The Associated Press is reporting that it involves 10 projects over seven years, and one of the albums will be of never-before-released Jackson recordings and will come out in November.
Friedman told "Early Show" co-anchor Harry Smith he's "not surprised because, since Michael died last June, he's sold 31 million albums. What's happened is really ironic because, before he died, for a few years, his career was cold. And his finances were in shambles. And since he's died, everything's taken off. Everything.
"Sony wants to stay in business with him as a recording artist. And you have to remember that this amount of money … is just for recordings. It doesn't include his publishing, it's not merchandise, it's not live shows that they're gonna have around based on his music. This is just for the recordings.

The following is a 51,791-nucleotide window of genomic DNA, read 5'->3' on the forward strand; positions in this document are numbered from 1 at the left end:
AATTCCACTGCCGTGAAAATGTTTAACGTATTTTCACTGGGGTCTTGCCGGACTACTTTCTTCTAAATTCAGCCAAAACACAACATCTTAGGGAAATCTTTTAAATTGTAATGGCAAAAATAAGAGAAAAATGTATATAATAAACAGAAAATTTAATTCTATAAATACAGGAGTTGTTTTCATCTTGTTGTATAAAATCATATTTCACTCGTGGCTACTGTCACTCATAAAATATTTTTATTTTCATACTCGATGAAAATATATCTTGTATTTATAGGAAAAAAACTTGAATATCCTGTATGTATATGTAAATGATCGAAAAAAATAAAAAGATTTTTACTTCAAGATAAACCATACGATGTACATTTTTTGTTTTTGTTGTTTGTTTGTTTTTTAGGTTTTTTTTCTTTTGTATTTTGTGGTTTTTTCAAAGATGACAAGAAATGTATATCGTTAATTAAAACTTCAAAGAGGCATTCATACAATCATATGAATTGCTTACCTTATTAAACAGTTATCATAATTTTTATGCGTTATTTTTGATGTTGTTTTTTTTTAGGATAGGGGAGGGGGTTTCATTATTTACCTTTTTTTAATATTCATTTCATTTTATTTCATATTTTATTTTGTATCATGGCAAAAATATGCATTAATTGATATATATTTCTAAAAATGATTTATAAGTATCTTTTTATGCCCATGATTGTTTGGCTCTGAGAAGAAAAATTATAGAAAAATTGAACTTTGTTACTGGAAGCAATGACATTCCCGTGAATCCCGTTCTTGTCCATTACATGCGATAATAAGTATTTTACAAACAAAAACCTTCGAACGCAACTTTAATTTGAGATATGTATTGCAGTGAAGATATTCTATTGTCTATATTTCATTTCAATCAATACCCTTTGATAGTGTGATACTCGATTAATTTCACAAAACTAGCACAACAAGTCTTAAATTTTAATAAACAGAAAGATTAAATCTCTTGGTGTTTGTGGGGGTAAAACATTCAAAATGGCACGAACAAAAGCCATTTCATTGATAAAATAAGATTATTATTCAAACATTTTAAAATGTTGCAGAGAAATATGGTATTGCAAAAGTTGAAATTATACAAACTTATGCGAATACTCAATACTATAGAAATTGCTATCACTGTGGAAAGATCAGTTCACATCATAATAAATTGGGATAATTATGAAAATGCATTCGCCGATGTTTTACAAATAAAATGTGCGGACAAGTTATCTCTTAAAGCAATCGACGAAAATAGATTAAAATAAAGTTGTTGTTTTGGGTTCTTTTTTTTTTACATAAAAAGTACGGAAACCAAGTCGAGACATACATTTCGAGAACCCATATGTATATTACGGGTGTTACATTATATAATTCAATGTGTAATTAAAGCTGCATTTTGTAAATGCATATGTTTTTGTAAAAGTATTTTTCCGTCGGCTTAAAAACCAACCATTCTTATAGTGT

Friedman called it "a great deal for everybody. Because Sony's always been in business with Michael Jackson, since 1979. And they want to keep it that way. They have the (Jackson music) catalogue. And this is very good for them.
" … The only deal that was close to this (for recordings only) was Bruce Springsteen, also at Sony, five years ago got $100 million. And that was very controversial. But this is really the big deal of all-time."
Jackson's three kids "are really the beneficiaries of this," Friedman added, " … because it goes to his estate. And they're the prime beneficiaries. And his mother will get something. But those are really the only people who really get anything out of this."
The Jackson children are now "set for life," Friedman observed, "so, hopefully, they'll grow up nicely and be able to spend it well."